Materials Adaptation, Research and Reflections, Tools and Resources
Part 3 of Open Educational Resources

Working Together to Create Open Educational Resources

The K-12 OER Collaborative is working to create Common Core-aligned resources

The K-12 OER Collaborative started with a simple idea: it makes sense for states to work together to create open educational resources (OER) aligned to the Common Core.

With that in mind, representatives from the state education agencies in Washington, Utah, and Idaho came together in early 2014 to discuss the opportunity to collaborate. The three states were joined by The Learning Accelerator (TLA), Creative Commons, Council of Chief State School Officers (CCSSO), Achieve, and Lumen Learning to form the initial members of the Collaborative. Since then, eight additional states and several more not-for-profit organizations and associations have joined the effort. The Collaborative has also morphed into its own non-profit, currently being incubated by TLA.

Every year, school districts across the country spend billions of dollars on instructional materials. Unfortunately, most of these materials are not well aligned to the instructional Shifts contained in the Common Core and surveys continue to find that educators are clamoring for better materials. The textbook industry seems unable or unwilling to provide materials to fill this need, providing an opportunity for open materials that are truly aligned to the Standards and support quality teaching and learning in the classroom.

After 9 months of careful development, in late 2014, the Collaborative released a Request for Proposals (RFP) for content developers who were interested in creating open resources. The RFP asked developers for a complete set of instructional materials for year-long courses for both math and ELA, across the K-12 grades.

We’re often asked how what we’re looking for differs from existing OER. Developers have created many excellent open educational resources, and we’re inspired by the way that schools and districts have adopted and used these resources. At the same time, we feel like OER would see even greater uptake if they were better able to meet the needs of today’s classroom. As such, our resources will be:

  • Designed for digital: Many existing resources were designed for print and are largely static, delivered as PDFs or Word documents. While the materials will also be printable as a fallback, we’re putting an emphasis on materials designed for a digital world, with interactive and multimedia elements that support quality teaching and learning.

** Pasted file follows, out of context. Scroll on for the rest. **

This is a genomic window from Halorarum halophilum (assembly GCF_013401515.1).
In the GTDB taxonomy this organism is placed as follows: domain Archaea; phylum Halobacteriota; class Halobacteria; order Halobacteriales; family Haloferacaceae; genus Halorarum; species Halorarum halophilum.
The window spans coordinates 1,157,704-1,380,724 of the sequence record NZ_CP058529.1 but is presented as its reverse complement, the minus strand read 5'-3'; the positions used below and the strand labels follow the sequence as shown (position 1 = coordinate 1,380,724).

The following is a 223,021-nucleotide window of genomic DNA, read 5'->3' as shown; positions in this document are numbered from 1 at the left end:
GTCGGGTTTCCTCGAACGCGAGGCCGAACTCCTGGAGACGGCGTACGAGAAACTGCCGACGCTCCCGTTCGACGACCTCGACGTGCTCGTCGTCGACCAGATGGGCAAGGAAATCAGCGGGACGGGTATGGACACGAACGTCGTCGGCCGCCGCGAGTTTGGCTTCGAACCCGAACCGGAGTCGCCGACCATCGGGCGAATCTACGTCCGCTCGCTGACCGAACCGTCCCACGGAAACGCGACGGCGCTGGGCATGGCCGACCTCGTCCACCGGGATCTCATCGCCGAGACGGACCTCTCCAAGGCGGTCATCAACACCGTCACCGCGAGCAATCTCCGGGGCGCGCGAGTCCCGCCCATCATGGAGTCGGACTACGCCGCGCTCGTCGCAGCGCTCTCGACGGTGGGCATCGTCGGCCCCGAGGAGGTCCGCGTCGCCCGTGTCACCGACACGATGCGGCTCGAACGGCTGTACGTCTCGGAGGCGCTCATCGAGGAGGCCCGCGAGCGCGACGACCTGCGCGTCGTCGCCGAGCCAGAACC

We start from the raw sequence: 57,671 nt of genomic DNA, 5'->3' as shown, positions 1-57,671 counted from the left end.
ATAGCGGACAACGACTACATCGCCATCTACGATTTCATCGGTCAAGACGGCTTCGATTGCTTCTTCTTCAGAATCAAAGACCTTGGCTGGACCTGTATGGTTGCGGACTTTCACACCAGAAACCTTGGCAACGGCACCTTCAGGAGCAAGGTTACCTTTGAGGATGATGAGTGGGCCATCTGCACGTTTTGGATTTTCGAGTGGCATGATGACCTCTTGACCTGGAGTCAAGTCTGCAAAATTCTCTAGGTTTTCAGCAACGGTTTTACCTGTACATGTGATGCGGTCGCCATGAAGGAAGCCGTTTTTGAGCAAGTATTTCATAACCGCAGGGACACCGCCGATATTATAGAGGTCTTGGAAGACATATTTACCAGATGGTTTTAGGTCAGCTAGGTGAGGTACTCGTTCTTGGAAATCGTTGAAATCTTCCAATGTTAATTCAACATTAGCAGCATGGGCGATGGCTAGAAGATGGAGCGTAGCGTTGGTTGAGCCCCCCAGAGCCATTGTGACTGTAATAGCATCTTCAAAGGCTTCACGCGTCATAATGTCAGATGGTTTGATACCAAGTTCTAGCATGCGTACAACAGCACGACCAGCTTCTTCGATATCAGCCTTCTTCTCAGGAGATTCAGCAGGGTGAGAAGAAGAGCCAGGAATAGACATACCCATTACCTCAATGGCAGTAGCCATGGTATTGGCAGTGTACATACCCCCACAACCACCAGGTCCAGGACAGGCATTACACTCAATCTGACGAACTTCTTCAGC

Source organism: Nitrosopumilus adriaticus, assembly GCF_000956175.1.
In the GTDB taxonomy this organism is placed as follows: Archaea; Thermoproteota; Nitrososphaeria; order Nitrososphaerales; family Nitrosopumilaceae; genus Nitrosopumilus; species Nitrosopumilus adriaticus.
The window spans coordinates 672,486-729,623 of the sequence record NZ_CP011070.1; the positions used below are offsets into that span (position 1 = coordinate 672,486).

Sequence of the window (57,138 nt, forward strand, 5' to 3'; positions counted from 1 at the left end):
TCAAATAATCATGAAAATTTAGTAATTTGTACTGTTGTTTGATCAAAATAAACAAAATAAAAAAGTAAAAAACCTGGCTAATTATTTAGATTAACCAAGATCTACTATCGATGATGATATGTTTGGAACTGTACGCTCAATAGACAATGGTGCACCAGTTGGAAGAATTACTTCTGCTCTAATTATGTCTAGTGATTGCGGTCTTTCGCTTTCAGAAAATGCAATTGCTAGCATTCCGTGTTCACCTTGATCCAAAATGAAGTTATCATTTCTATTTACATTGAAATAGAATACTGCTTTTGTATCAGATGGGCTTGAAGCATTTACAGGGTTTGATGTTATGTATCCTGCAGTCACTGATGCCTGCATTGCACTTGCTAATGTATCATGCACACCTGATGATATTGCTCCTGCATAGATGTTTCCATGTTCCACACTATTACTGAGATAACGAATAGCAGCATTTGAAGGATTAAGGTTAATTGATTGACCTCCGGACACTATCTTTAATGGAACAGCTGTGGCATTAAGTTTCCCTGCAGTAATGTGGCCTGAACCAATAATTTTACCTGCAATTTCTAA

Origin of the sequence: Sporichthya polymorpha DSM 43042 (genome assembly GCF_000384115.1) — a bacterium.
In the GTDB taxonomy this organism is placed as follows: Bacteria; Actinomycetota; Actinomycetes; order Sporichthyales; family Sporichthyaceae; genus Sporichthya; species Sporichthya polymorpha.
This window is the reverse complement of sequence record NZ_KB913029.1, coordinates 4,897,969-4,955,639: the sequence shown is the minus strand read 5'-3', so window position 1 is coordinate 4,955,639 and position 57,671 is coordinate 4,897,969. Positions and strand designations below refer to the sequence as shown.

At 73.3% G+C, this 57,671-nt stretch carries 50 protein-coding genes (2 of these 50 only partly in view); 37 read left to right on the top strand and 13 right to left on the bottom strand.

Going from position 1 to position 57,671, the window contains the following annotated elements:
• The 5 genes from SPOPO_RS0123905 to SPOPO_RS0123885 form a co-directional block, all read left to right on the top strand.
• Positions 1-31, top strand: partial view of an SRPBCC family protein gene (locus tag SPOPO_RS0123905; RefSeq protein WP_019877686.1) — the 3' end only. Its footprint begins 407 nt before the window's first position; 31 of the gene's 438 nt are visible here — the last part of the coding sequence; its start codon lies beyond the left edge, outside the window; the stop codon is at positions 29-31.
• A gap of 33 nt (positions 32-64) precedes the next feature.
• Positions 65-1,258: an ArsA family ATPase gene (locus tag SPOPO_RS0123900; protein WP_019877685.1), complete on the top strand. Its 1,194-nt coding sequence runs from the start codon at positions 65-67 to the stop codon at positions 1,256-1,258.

• Aligned to the Common Core to support effective pedagogy: Materials will be deeply aligned to the Common Core State Standards, as outlined by the Publishers’ Criteria. Each unit will be evaluated by educators to ensure that it is rated as “exemplar” in the EQuIP rubric and each full course will be required to pass the Instructional Materials Evaluation Tool (IMET).
  • Comprehensive: The resources will contain scaffolding for adapting instruction for varying student needs (e.g., special needs, English language learners, highly capable) as well as an assessment suite, including performance tasks with student work examples, formative assessments, unit-level summative assessments, and rubrics to help teachers understand and interpret student performance.
  • Designed for long-term sustainability: As these will be openly licensed resources, states, districts, and schools are encouraged to adapt and maintain individual copies of the resources. In addition, the Collaborative will provide users with a mechanism to suggest updates in order to maintain a master copy with up-to-date content that is reflective of new ideas and best practices as the material is implemented in classrooms. Educators from around the country will be deeply involved in guiding this continuous improvement process.
  • Licensed using CC BY: Some existing open resources have been released under more restrictive licenses (e.g., EngageNY materials are licensed CC BY NC SA). By using the least restrictive Creative Commons license, the materials will better enable educators to adapt and remix materials to meet local needs. This keeps the door open to innovative use of these materials in the future. We want to enable states, districts, and teachers to legally remix our curriculum with any other curriculum out there.

In our next post, we’ll explore the RFP and examine the process we used to create and evaluate the prototype units.

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About the Author: Before joining the Collaborative as one of its founding leaders, Karl served as the Director of the Digital Learning Department at the Office of Superintendent of Public Education at the State of Washington.

About the Author: Jennifer Wolfe is a partner with The Learning Accelerator (“TLA”). TLA is the catalyst to transform American K-12 education hrough blended learning on a national scale. In her role, Jennifer is leading the organization’s initiatives around Open Education Resources, including the K-12 OER Collaborative. The Collaborative is creating a new model for K-12 instructional materials under which all students and educators will have access to high-quality, low cost and open source content, disrupting the traditional publishing industry model.